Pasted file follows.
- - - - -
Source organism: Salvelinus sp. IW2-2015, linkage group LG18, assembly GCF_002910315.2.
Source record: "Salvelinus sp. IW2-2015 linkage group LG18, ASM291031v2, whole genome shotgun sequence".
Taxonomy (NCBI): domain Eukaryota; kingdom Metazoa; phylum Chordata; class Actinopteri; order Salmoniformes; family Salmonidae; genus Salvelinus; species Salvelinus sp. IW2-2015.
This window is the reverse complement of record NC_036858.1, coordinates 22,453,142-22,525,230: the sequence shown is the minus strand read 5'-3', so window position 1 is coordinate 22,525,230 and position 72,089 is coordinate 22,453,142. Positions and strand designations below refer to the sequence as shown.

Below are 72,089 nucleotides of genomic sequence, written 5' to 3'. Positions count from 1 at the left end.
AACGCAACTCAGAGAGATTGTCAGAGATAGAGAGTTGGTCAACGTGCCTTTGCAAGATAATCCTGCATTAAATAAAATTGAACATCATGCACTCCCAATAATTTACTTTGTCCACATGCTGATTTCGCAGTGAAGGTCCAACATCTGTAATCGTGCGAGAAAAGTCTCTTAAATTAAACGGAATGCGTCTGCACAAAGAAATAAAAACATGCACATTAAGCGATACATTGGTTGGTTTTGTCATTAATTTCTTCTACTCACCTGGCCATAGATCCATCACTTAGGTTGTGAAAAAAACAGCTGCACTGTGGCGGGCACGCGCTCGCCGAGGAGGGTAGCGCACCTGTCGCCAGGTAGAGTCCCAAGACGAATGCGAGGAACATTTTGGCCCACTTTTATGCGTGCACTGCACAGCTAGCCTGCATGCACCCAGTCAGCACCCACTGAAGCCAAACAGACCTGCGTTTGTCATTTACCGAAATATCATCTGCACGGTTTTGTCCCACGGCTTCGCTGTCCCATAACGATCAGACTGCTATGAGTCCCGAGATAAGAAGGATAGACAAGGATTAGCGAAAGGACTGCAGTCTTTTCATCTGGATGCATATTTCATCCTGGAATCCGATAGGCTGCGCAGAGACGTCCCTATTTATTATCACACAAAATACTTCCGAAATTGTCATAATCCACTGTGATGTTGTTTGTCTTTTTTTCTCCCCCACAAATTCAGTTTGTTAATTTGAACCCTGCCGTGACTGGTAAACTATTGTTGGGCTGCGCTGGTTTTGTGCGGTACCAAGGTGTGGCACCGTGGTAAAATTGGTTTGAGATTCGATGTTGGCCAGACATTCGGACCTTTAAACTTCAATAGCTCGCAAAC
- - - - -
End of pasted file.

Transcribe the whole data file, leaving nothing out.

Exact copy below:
Source organism: Salvelinus sp. IW2-2015, linkage group LG18, assembly GCF_002910315.2.
Source record: "Salvelinus sp. IW2-2015 linkage group LG18, ASM291031v2, whole genome shotgun sequence".
Taxonomy (NCBI): domain Eukaryota; kingdom Metazoa; phylum Chordata; class Actinopteri; order Salmoniformes; family Salmonidae; genus Salvelinus; species Salvelinus sp. IW2-2015.
This window is the reverse complement of record NC_036858.1, coordinates 22,453,142-22,525,230: the sequence shown is the minus strand read 5'-3', so window position 1 is coordinate 22,525,230 and position 72,089 is coordinate 22,453,142. Positions and strand designations below refer to the sequence as shown.

Below are 72,089 nucleotides of genomic sequence, written 5' to 3'. Positions count from 1 at the left end.
AACGCAACTCAGAGAGATTGTCAGAGATAGAGAGTTGGTCAACGTGCCTTTGCAAGATAATCCTGCATTAAATAAAATTGAACATCATGCACTCCCAATAATTTACTTTGTCCACATGCTGATTTCGCAGTGAAGGTCCAACATCTGTAATCGTGCGAGAAAAGTCTCTTAAATTAAACGGAATGCGTCTGCACAAAGAAATAAAAACATGCACATTAAGCGATACATTGGTTGGTTTTGTCATTAATTTCTTCTACTCACCTGGCCATAGATCCATCACTTAGGTTGTGAAAAAAACAGCTGCACTGTGGCGGGCACGCGCTCGCCGAGGAGGGTAGCGCACCTGTCGCCAGGTAGAGTCCCAAGACGAATGCGAGGAACATTTTGGCCCACTTTTATGCGTGCACTGCACAGCTAGCCTGCATGCACCCAGTCAGCACCCACTGAAGCCAAACAGACCTGCGTTTGTCATTTACCGAAATATCATCTGCACGGTTTTGTCCCACGGCTTCGCTGTCCCATAACGATCAGACTGCTATGAGTCCCGAGATAAGAAGGATAGACAAGGATTAGCGAAAGGACTGCAGTCTTTTCATCTGGATGCATATTTCATCCTGGAATCCGATAGGCTGCGCAGAGACGTCCCTATTTATTATCACACAAAATACTTCCGAAATTGTCATAATCCACTGTGATGTTGTTTGTCTTTTTTTCTCCCCCACAAATTCAGTTTGTTAATTTGAACCCTGCCGTGACTGGTAAACTATTGTTGGGCTGCGCTGGTTTTGTGCGGTACCAAGGTGTGGCACCGTGGTAAAATTGGTTTGAGATTCGATGTTGGCCAGACATTCGGACCTTTAAACTTCAATAGCTCGCAAAC